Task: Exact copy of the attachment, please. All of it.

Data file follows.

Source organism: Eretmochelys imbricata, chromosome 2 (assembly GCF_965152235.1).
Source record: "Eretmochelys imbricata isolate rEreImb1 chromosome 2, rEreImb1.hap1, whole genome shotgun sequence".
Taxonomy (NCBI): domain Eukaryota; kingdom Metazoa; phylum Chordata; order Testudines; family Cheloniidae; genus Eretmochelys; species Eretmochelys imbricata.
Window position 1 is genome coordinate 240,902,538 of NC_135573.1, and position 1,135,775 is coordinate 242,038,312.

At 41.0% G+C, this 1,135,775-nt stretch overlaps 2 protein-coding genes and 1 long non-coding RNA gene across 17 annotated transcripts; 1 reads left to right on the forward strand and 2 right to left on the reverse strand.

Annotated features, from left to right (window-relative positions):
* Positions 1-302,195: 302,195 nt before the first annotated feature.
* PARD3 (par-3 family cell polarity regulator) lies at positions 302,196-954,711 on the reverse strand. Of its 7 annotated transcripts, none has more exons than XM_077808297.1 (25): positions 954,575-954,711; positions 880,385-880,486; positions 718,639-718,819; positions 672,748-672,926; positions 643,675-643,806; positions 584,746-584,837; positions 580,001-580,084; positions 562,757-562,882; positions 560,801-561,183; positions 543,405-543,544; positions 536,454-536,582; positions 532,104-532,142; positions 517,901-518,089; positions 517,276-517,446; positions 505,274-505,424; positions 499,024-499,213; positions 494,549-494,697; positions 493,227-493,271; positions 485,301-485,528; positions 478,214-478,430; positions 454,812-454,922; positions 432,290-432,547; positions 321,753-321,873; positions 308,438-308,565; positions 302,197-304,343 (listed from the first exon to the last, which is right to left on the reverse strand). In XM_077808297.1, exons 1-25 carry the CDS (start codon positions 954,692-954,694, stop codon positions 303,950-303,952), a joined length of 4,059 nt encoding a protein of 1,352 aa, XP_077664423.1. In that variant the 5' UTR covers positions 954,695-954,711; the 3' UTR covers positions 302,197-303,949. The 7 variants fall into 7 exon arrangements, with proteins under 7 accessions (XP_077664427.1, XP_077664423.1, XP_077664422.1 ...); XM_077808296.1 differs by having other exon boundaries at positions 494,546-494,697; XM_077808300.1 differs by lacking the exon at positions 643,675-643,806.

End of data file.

Source organism: Eretmochelys imbricata, chromosome 2 (assembly GCF_965152235.1).
Source record: "Eretmochelys imbricata isolate rEreImb1 chromosome 2, rEreImb1.hap1, whole genome shotgun sequence".
Taxonomy (NCBI): domain Eukaryota; kingdom Metazoa; phylum Chordata; order Testudines; family Cheloniidae; genus Eretmochelys; species Eretmochelys imbricata.
Window position 1 is genome coordinate 240,902,538 of NC_135573.1, and position 1,135,775 is coordinate 242,038,312.

At 41.0% G+C, this 1,135,775-nt stretch overlaps 2 protein-coding genes and 1 long non-coding RNA gene across 17 annotated transcripts; 1 reads left to right on the forward strand and 2 right to left on the reverse strand.

Annotated features, from left to right (window-relative positions):
* Positions 1-302,195: 302,195 nt before the first annotated feature.
* PARD3 (par-3 family cell polarity regulator) lies at positions 302,196-954,711 on the reverse strand. Of its 7 annotated transcripts, none has more exons than XM_077808297.1 (25): positions 954,575-954,711; positions 880,385-880,486; positions 718,639-718,819; positions 672,748-672,926; positions 643,675-643,806; positions 584,746-584,837; positions 580,001-580,084; positions 562,757-562,882; positions 560,801-561,183; positions 543,405-543,544; positions 536,454-536,582; positions 532,104-532,142; positions 517,901-518,089; positions 517,276-517,446; positions 505,274-505,424; positions 499,024-499,213; positions 494,549-494,697; positions 493,227-493,271; positions 485,301-485,528; positions 478,214-478,430; positions 454,812-454,922; positions 432,290-432,547; positions 321,753-321,873; positions 308,438-308,565; positions 302,197-304,343 (listed from the first exon to the last, which is right to left on the reverse strand). In XM_077808297.1, exons 1-25 carry the CDS (start codon positions 954,692-954,694, stop codon positions 303,950-303,952), a joined length of 4,059 nt encoding a protein of 1,352 aa, XP_077664423.1. In that variant the 5' UTR covers positions 954,695-954,711; the 3' UTR covers positions 302,197-303,949. The 7 variants fall into 7 exon arrangements, with proteins under 7 accessions (XP_077664427.1, XP_077664423.1, XP_077664422.1 ...); XM_077808296.1 differs by having other exon boundaries at positions 494,546-494,697; XM_077808300.1 differs by lacking the exon at positions 643,675-643,806.